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Cardbox & MS Outlook

Can Cardbox work with MS Outlook's calendar ?

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SHopkin

3-Mar-2009 14:50

We currently use Cardbox to keep track of our clients and log calls etc.... We have a field for "Next Call Back Due" and I was wondering if this can be linked in some way to put an entry into Outlook's Calendar ?

bert

3-Mar-2009 15:25

If you can script it in Outlook - you can script/macro it in Cardbox!

Searching in VBA Help of Outlook you can find AppointmentItem-objects.

So it will certainly be possible...

Regards
bert

SJSeager

3-Mar-2009 16:30

Cardbox is great for linking into Office products, check out the programming help for examples.
A simple example of what you need will be along the lines of the following, save this as a .cbs file (ie NextCall.cbs) and link it to a push button.
You will need to change ContactName, CompanyName and so that it collects the right data.

>
Dim objOutlook
Const olAppointmentItem= 1
Set cbx = GetObject(, "Cardbox.Application")
Set win = cbx.ActiveWindow
Set recs = win.Records
set REC = WIN.ACTIVERECORD

' Change these lines below to reflect the fields from your Cardbox database
ContactName = Fields("Name of your contacts field")
CompanyName = Fields("Name of your contacts company name field")
SDate = Fields("Date your going to call back field")

CTime = " 09.00"

'Create Outlook Object and Appointment (calendar) Item
    Set objOutlook = CreateObject("Outlook.application")
    Set olAppt = objOutlook.CreateItem(olAppointmentItem)

     olAppt.Subject = "Call " + ContactName
     olAppt.location = " of " + CompanyName
     olAppt.Body = " Reminder set from Cardbox " + cstr(now)
     olAppt.AllDayEvent = 0
     olAppt.Start = Cstr(SDate) &CTime
     olAppt.End = Cstr(SDate) &CTime
     olAppt.ReminderSet = True
     olAppt.Save

set objOutlook = nothing
set cbx = nothing

SHopkin

9-Mar-2009 15:20

Thank you both for your replies. I am definately a "non-techie" though having been user since Cardbox's DOS days my experience is limited to designing simple files and recording macros. SJSeager - is the example you provided a macro that I can save in Cardbox ?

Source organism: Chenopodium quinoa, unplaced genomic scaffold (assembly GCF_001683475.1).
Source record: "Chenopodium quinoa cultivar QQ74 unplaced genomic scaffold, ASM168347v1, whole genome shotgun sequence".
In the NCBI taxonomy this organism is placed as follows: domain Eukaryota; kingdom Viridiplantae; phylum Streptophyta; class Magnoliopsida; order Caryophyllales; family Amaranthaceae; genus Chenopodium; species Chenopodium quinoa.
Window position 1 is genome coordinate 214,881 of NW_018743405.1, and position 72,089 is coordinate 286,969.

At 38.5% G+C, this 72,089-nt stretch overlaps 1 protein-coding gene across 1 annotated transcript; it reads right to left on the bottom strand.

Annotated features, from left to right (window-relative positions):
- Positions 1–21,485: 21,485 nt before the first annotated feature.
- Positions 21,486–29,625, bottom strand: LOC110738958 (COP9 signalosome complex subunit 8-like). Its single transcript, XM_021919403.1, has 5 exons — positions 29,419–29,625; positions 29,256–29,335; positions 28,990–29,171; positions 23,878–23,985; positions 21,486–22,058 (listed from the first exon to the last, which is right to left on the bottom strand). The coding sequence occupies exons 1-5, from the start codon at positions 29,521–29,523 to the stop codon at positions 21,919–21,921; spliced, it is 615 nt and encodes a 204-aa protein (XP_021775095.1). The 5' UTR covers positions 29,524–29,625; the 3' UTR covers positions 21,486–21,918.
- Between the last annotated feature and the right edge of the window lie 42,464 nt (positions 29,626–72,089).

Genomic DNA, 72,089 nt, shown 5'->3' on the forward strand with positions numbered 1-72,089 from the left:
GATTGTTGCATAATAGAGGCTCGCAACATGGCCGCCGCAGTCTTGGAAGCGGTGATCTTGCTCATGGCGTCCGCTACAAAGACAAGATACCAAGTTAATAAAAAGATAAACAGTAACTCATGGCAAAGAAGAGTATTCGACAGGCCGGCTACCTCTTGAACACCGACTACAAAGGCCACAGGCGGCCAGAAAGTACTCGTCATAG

SHopkin

9-Mar-2009 15:49

SJSeager - I have saved your example as a macro in Cardbox (field names adjusted) and it seems to work ! However, couldnt locate the entry in Outlook but have had a reminder for a call back that is 5697 weeks overdue! There is obviously someone wrong in my SDate field .. currently we enter dates as 9/3/2009 ... do you have any suggestions ?

Shaun

9-Mar-2009 16:47

SHopkin,

In times like these you need to make great use of the script command 'MsgBox' just to check what you are actually picking up compared to what you think you are picking up.
Msgbox displays a message or value on the screen.

Try putting the command MsgBox(SDate) under the line SDate = ... This will let you double check what you are getting (i'm guessing that 5697 weeks out is more or less 1/1/1990)
As a 'non techie' I suggest you make MsgBox one your favourite commands in scripting and use it often until you are 100% happy with your macro!

SHopkin

11-Mar-2009 11:55

Thank you all for your assistance - we now have a very useful additional feature. I'll start a new thread for my next project.

cardboss

23-Mar-2009 21:34

One note on this: it relies on Outlook interpreting strings as dates/times in a particular way. For instance, "9/3/2009 09:00" as the 9th of March 2009 at 9am. I may be wrong, but I suspect that this may vary according to the current regional settings of your computer. In the United States, for instance, this may become the 3rd of September.

I'd feel safer doing it something like this:

   SDate=Fields("Date your going to call back field")
   SDate=SDate & ".09.00"

-- This will give a string that looks like 9/3/2009.09.00, which Cardbox understands as 9 March 2009 at 9am.

   SDate=DateFromCardbox(SDate)
   olAppt.Start=SDate
   olAppt.End=SDate

-- DateFromCardbox translates this string into a VBScript date - not a string of characters that we hope Outlook will understand as a date, but a genuine date.

Doing it like this gives you more control and certainty. Because you're using a Cardbox function to convert the string to a date, you know that any Cardbox date format will be accepted. Because you're passing a date, not a string, to Outlook, you know that you are immune from any settings that may change the way that Outlook processes strings into dates.

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